Tax Execution vs. Tax Lien

When you are delinquent in paying taxes of any form, your local, state or federal government may choose to take a variety of actions to obtain the funds you owe. Both tax executions and tax liens serve this purpose and, depending on the type of tax owed, may overlap one another.

Tax Executions

A tax execution is issued against a taxpayer as a final solution to collection of a previously unpaid tax. The execution may take many different forms depending on the type of tax you owe. Collection of state and federal income taxes may take the form of a levy on your bank account, garnishment of your paycheck or a lien against property you own. Collection of unpaid local property taxes on your home or state sales tax on your vehicle generates a lien on the home or car associated with the tax bill.


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Tax Liens

Tax liens apply to real property. In many instances liens are placed on a piece of property associated with a specific tax owed, but a tax lien may be placed on your real property to satisfy an income tax bill. The IRS and state governments traditionally place a levy on your bank account or garnish your wages but will pursue liens if your tax liability is excessive or when levies or garnishments produce a minimum of funds.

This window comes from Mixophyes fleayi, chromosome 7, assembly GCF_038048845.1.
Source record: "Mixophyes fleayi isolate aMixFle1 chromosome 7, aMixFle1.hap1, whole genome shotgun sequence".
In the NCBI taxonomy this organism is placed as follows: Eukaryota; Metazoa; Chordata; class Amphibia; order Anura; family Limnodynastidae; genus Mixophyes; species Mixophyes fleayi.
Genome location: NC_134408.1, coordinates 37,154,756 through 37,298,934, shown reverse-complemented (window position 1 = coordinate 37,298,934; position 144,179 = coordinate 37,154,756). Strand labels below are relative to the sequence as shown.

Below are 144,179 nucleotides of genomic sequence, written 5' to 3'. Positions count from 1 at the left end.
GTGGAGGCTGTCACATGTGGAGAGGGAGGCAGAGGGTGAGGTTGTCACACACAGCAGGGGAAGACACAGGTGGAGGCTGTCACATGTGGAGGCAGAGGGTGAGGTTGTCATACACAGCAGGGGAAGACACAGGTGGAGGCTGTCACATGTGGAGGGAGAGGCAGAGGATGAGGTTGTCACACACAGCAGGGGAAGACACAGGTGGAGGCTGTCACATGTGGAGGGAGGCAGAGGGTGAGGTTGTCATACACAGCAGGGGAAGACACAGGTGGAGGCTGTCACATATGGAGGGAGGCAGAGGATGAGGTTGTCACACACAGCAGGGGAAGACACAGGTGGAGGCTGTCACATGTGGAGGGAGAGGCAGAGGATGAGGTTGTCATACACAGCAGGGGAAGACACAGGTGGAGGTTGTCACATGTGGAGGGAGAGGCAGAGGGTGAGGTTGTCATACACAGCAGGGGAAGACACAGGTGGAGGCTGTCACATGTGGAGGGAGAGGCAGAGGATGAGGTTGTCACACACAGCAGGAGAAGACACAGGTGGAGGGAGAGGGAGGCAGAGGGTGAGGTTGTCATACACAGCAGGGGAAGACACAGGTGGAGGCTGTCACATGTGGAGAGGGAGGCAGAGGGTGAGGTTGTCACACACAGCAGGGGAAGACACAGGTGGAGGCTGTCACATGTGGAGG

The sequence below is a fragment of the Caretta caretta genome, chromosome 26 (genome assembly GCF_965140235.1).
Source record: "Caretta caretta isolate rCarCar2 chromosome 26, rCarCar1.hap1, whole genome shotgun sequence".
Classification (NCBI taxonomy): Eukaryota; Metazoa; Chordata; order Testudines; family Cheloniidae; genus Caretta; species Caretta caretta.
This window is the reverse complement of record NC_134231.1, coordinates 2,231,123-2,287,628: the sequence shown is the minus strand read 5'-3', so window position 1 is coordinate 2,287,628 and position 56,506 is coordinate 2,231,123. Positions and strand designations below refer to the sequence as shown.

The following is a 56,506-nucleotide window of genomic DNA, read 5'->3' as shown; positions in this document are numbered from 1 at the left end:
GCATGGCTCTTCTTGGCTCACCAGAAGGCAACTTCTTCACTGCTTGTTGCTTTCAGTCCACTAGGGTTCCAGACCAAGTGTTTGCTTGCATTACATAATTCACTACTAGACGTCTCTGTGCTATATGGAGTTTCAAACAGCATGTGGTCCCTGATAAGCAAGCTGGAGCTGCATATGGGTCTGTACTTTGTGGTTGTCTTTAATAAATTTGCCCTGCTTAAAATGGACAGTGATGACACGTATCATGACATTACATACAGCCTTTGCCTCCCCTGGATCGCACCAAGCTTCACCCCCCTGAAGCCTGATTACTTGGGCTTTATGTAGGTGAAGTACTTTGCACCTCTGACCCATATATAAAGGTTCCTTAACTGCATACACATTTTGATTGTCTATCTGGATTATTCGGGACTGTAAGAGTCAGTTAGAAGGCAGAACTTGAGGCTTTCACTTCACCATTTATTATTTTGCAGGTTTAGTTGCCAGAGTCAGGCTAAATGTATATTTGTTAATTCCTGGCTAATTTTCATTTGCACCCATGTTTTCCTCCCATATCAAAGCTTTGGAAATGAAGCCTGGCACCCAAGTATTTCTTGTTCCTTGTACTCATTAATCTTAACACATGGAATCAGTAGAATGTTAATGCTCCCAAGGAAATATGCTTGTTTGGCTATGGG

Overlap of Tax Executions and Liens

When your state or local government has to take action against you for non-payment of sales tax on a vehicle or property taxes on your home, the tax execution for the debt takes the form of a tax lien. This is because the real property is attached to the debt or is the cause of the tax liability. The tax execution will also take the form of a tax lien in other situations when a sizeable tax debt is owed.


Avoiding Tax Executions

The only way to avoid a tax execution, whether it takes the form a lien, levy or garnishment, is to accurately report your income and pay appropriate federal and state income taxes. You must also remit any local property taxes and sales tax owed in a timely fashion. Should you receive a notice from a local, state or federal agency stating that you owe an additional tax debt, respond to the notice promptly to avoid additional measures being taken by the taxing authority.